The European Commission’s (EC) communications on changes to the eCommerce directive are likely to be published in Q3 2011, with many people believing this will be around September, with the organisation seeking to further improve online cross-border trade in Europe.

Harrie Temmink, deputy head of the online unit of the directorate-general internal market and service decision, announced earlier this week: “Our aim is to present an action plan on the issues that need to be overcome to achieve a single digital market, and we will try to clarify certain provisions of the directive and its relationship with other directives (such as data protection).

“The objectives are broadly similar to the original document: to remove obstacles for international trade, and provide clarity for citizens and businesses on legal issues around online trade to build trust in the system.”

He revealed that the European Commission had received 425 responses to the consultation from companies and governments, and said that most argued that there should not be any major changes to the directive.

Many of those respondents called for improvements to certain provisions, including the notice and take down of sites of fraud and copyright infringement, and the improvement of payment systems that currently only work in certain countries.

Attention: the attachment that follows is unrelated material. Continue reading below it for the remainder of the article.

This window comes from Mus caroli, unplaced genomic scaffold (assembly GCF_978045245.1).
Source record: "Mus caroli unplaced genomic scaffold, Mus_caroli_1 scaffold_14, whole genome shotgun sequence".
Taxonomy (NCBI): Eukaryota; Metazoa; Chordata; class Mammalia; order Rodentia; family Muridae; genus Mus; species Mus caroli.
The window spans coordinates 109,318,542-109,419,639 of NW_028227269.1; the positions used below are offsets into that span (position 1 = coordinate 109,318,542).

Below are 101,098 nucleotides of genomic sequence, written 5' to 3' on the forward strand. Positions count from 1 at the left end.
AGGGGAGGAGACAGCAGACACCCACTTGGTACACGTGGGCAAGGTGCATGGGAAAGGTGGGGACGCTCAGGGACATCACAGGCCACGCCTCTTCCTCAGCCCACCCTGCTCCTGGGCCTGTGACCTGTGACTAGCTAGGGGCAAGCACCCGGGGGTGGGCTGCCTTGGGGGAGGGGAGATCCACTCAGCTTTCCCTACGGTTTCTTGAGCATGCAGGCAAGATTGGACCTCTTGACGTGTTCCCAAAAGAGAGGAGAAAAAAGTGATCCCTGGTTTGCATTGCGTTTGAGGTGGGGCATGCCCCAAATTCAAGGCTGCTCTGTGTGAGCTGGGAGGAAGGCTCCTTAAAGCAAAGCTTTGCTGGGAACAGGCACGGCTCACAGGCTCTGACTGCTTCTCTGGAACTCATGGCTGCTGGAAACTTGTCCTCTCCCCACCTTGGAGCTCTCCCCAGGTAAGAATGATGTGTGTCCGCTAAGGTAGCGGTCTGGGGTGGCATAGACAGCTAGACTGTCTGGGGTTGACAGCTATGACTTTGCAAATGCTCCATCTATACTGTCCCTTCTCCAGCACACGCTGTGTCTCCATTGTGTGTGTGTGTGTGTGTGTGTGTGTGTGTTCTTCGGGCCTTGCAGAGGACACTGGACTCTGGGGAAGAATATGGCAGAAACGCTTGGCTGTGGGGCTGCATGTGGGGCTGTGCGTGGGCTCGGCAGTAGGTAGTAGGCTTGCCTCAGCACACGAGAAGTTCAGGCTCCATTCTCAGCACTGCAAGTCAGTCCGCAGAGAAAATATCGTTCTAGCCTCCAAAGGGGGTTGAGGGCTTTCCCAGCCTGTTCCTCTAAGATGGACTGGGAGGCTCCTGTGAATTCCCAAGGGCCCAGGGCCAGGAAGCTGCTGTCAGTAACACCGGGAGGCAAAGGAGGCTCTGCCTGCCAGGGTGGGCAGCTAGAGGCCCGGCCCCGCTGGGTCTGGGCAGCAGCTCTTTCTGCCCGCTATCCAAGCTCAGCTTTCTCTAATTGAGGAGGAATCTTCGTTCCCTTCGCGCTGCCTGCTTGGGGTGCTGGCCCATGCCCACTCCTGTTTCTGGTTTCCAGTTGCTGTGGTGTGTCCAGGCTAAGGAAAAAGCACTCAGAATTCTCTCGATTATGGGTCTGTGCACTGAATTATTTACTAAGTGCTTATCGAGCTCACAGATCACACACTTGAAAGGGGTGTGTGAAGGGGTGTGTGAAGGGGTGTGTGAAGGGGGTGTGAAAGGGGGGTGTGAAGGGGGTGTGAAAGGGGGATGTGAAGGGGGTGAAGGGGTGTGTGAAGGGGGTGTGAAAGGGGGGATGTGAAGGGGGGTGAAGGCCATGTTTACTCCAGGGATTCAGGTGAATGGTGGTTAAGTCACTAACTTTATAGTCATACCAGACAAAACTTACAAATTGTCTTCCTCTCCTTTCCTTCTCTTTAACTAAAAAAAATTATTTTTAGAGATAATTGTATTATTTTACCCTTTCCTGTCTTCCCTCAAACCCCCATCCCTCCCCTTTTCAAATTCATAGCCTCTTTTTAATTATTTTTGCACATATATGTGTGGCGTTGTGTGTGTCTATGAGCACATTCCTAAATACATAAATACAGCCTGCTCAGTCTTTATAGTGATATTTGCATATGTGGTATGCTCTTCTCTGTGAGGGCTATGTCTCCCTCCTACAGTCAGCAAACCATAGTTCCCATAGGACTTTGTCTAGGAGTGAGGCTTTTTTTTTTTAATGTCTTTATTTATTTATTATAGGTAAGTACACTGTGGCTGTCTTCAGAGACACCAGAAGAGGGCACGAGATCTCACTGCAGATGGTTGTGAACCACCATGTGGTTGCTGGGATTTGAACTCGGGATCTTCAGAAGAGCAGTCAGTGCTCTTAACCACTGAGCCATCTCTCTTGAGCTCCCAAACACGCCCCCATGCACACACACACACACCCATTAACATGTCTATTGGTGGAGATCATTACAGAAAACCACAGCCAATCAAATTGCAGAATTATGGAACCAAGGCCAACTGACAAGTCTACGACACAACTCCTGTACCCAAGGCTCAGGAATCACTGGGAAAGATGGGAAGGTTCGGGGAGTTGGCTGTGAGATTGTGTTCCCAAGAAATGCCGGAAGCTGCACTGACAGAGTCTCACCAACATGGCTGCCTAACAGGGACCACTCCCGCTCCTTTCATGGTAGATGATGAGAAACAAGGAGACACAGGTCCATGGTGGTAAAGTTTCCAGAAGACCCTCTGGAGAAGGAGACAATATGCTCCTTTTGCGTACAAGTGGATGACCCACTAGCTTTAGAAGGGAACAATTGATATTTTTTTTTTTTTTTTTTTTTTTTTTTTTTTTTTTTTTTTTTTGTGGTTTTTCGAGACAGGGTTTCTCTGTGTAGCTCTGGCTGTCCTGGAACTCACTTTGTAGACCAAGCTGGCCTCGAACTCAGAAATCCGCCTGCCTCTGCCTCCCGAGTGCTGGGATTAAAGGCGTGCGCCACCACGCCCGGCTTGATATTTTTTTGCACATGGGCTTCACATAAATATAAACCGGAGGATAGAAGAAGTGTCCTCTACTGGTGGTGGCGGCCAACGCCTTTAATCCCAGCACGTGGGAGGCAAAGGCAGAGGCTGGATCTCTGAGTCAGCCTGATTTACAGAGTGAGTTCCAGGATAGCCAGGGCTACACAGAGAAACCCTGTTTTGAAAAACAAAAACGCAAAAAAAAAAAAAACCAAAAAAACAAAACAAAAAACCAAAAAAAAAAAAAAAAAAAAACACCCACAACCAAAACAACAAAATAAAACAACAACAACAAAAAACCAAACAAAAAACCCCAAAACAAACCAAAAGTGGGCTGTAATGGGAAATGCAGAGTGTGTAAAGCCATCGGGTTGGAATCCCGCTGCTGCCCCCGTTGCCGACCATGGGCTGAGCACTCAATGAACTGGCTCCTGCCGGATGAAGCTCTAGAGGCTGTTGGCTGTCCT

Temmink admitted that that EC is aware of these issues and that it is looking to overcome this in other ways that will be flagged up in the report.

“We have a chapter on the international dimension of e-commerce, because one of the problems we are facing is that we do not have a global forum on the topic, as we do with other issues such as intellectual property,” he said.

“We do have broader trade agreements, though, so we intend to put more emphasis on ecommerce as an economic activity and focus on the restrictions that may exist between trade blocs.”

Temmink added that the EC would not follow suit with some other nations and would never place a monitoring obligation on internet service providers.

Please note the views expressed in this blog are the views of the author, Andre Brown and do not represent the view of Locayta, its employees or its shareholders. For more information about Locayta, visit www.locayta.com